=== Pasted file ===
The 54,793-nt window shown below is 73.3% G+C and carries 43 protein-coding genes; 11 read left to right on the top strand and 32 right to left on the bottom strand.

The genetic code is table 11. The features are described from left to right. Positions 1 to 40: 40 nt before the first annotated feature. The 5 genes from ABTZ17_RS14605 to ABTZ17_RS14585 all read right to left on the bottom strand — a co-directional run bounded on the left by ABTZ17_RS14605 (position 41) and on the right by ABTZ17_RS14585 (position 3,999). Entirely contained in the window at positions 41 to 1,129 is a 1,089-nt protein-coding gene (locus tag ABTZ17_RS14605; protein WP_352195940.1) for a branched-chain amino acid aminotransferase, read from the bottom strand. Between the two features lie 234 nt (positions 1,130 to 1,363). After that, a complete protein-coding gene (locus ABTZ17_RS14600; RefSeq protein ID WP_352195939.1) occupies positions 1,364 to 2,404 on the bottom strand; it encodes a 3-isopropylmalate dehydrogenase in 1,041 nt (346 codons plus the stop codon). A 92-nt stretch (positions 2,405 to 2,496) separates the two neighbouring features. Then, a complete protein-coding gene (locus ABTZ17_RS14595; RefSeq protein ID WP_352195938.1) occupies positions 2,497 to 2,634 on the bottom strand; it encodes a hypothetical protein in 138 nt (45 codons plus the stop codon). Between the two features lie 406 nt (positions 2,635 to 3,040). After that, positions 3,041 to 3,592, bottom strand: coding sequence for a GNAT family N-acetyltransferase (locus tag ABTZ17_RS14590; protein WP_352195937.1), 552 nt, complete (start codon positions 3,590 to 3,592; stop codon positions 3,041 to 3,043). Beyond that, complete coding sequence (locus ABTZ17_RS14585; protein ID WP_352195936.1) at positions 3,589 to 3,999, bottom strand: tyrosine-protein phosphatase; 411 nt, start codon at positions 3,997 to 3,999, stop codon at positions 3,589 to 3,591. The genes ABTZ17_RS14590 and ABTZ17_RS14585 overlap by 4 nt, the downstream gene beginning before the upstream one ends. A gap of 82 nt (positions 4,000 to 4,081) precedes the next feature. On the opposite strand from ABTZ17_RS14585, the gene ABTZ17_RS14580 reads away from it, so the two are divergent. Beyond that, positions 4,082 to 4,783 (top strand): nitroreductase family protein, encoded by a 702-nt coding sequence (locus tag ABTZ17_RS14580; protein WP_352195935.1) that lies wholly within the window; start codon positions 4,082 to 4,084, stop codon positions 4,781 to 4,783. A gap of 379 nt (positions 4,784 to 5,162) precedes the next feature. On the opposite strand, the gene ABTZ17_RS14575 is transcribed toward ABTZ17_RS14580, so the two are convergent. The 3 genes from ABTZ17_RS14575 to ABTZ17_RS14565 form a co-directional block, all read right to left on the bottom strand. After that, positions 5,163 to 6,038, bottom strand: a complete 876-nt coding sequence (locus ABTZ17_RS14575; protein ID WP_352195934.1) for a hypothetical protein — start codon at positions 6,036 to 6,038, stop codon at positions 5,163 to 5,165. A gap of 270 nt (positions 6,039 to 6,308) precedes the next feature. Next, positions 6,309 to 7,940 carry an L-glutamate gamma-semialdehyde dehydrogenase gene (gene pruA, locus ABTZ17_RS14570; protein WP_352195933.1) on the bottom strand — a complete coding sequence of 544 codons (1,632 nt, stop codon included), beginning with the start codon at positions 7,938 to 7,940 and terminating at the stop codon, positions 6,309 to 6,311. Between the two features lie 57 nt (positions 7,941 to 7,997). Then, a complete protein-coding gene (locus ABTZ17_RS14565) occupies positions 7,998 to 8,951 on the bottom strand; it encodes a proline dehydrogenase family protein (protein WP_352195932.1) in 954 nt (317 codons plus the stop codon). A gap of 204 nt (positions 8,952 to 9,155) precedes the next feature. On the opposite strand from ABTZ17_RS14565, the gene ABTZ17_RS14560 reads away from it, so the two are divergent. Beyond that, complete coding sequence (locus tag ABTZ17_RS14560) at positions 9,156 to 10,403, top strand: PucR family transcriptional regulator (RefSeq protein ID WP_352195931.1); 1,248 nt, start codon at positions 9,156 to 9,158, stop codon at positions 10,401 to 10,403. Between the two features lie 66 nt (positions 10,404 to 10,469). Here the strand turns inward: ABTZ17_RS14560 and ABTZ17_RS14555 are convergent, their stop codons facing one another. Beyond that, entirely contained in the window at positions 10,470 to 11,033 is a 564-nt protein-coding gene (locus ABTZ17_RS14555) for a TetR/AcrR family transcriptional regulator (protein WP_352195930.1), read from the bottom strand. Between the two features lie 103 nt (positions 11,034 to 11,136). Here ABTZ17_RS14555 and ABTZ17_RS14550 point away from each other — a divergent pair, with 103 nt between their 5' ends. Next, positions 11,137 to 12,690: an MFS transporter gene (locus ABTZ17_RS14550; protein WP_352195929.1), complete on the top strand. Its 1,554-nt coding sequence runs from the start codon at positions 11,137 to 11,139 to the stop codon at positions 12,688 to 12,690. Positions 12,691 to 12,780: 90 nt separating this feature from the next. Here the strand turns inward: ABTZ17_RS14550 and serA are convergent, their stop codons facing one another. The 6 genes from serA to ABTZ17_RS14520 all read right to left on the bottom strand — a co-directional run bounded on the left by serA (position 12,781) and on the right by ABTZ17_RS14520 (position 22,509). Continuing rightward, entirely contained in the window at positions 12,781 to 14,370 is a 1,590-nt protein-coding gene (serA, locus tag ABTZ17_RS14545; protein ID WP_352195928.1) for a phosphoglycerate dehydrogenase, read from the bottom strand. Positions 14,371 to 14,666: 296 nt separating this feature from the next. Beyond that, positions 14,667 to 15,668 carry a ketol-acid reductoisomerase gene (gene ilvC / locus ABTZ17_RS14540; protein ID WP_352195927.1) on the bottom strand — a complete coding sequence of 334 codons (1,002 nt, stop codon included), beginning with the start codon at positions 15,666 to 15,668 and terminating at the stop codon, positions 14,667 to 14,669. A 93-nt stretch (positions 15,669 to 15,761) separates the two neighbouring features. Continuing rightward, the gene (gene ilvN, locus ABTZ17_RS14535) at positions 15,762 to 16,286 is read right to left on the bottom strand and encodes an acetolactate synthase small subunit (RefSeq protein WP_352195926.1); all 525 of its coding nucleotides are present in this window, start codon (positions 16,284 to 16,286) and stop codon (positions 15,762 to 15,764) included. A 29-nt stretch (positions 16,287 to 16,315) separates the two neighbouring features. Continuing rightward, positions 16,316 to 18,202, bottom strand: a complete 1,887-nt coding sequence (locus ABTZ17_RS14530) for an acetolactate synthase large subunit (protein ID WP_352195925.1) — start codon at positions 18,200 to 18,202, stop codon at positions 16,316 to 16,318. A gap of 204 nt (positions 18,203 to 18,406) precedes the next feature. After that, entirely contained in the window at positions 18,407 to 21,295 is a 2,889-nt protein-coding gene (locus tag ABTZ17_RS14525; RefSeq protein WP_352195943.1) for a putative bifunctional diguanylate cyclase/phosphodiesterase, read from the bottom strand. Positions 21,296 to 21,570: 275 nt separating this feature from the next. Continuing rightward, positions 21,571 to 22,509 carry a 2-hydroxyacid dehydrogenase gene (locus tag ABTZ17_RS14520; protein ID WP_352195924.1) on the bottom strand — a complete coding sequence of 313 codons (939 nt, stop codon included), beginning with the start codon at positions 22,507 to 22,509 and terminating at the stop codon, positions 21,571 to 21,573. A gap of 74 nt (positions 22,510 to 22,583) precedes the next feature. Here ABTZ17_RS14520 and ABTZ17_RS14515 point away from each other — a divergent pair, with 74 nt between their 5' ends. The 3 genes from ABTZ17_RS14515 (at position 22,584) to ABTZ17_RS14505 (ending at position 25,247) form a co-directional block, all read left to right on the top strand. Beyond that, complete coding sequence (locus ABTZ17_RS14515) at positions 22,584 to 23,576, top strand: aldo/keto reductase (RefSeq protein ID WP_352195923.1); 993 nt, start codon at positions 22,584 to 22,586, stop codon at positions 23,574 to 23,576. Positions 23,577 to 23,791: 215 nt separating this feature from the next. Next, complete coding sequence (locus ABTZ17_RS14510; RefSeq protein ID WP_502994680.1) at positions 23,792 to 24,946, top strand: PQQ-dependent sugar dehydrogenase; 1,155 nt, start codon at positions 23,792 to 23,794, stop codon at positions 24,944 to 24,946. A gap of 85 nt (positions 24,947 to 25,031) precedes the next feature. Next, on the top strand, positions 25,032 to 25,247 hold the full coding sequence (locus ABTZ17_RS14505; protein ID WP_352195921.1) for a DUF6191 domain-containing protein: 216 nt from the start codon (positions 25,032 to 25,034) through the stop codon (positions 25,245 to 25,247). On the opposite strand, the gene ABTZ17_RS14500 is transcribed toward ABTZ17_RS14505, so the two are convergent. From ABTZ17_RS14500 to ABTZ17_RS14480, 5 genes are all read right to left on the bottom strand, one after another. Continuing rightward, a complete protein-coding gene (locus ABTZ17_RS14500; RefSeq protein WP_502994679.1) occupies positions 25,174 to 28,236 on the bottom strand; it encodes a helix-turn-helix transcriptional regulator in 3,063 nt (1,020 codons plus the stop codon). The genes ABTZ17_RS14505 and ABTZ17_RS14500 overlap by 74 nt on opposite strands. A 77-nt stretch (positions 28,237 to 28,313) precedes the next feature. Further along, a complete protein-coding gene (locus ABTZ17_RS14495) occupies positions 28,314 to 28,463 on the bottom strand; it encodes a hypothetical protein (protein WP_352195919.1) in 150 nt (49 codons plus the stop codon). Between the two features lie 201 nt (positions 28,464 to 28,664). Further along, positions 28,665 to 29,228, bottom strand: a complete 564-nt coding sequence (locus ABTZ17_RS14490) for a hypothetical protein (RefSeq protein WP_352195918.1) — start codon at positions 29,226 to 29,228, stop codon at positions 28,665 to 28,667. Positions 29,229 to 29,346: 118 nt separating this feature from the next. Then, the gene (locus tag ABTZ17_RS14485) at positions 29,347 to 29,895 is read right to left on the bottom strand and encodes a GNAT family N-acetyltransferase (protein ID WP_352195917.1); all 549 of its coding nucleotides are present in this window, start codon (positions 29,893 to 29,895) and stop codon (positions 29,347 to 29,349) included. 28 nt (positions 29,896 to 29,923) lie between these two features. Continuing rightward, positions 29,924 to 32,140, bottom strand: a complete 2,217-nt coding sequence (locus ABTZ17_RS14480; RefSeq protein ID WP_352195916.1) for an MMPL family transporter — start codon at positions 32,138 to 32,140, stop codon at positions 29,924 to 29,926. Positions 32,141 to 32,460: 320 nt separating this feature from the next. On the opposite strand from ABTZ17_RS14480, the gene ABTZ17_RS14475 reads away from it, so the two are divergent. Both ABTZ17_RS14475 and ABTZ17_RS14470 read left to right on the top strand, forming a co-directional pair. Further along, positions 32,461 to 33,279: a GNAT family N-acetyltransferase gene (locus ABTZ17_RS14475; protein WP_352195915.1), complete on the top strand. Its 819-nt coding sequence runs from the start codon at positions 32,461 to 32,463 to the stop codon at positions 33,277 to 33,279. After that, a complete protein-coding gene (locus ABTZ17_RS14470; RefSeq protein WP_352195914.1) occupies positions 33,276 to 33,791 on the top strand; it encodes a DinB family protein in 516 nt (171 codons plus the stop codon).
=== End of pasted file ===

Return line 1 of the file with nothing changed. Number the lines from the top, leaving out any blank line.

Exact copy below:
The 54,793-nt window shown below is 73.3% G+C and carries 43 protein-coding genes; 11 read left to right on the top strand and 32 right to left on the bottom strand.